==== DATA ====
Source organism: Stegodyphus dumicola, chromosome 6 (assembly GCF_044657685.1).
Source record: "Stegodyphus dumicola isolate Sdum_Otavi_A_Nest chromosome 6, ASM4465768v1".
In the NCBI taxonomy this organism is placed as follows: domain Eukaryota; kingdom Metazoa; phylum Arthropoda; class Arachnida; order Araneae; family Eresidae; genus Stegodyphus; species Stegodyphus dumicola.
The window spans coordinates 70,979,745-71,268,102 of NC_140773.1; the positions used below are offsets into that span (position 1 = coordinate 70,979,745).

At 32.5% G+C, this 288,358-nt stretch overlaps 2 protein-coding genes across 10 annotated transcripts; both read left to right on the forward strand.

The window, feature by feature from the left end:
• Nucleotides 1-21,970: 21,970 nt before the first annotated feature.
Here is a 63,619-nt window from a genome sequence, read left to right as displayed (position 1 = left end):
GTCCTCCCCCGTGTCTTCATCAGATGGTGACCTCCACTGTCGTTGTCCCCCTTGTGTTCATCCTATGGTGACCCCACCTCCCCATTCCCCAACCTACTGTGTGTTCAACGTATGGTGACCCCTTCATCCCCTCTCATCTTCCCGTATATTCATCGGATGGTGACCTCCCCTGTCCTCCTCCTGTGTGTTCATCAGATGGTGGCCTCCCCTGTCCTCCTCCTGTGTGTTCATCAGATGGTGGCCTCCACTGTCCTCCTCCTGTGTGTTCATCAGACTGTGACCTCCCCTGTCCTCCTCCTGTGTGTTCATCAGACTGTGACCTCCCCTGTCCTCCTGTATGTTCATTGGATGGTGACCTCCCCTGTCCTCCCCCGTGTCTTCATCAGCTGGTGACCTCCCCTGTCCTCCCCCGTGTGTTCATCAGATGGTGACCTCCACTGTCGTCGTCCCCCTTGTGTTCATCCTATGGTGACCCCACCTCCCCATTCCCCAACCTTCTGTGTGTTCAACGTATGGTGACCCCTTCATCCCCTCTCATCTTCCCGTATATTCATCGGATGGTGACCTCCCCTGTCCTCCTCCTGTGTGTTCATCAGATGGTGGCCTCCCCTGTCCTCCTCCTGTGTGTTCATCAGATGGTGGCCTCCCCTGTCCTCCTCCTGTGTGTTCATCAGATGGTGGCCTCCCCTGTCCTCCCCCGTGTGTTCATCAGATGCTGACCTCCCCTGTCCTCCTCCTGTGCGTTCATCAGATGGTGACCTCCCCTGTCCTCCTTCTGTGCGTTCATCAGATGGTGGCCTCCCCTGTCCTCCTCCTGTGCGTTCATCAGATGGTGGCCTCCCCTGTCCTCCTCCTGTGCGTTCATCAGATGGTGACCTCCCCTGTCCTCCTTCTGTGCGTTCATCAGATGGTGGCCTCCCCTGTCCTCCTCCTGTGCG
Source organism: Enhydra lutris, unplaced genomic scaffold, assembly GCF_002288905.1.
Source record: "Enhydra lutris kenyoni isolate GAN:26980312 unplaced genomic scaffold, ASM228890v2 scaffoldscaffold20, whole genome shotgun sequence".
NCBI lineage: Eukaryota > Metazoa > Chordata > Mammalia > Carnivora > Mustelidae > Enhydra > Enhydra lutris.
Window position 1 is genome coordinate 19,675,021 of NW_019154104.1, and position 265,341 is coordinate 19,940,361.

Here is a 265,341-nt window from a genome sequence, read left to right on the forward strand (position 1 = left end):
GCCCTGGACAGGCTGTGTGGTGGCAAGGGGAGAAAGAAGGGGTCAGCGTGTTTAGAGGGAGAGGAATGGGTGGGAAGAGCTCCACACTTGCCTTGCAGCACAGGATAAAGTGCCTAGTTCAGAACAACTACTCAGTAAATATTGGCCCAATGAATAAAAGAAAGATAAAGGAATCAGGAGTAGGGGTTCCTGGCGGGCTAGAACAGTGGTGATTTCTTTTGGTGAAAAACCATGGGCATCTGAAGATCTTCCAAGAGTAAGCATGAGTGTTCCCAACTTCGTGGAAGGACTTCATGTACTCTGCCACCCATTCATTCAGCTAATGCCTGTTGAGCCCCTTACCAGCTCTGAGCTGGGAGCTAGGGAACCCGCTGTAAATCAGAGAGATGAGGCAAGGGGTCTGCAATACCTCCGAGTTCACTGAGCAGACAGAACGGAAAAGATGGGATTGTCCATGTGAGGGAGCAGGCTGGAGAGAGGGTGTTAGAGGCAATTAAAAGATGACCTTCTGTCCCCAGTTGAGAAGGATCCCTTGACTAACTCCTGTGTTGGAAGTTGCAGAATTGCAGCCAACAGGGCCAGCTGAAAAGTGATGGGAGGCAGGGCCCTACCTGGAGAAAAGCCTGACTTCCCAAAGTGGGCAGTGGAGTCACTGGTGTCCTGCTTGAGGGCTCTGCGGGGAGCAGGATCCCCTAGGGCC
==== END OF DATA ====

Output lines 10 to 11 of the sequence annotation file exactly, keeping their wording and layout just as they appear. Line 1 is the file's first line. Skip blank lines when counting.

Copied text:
Source organism: Enhydra lutris, unplaced genomic scaffold, assembly GCF_002288905.1.
Source record: "Enhydra lutris kenyoni isolate GAN:26980312 unplaced genomic scaffold, ASM228890v2 scaffoldscaffold20, whole genome shotgun sequence".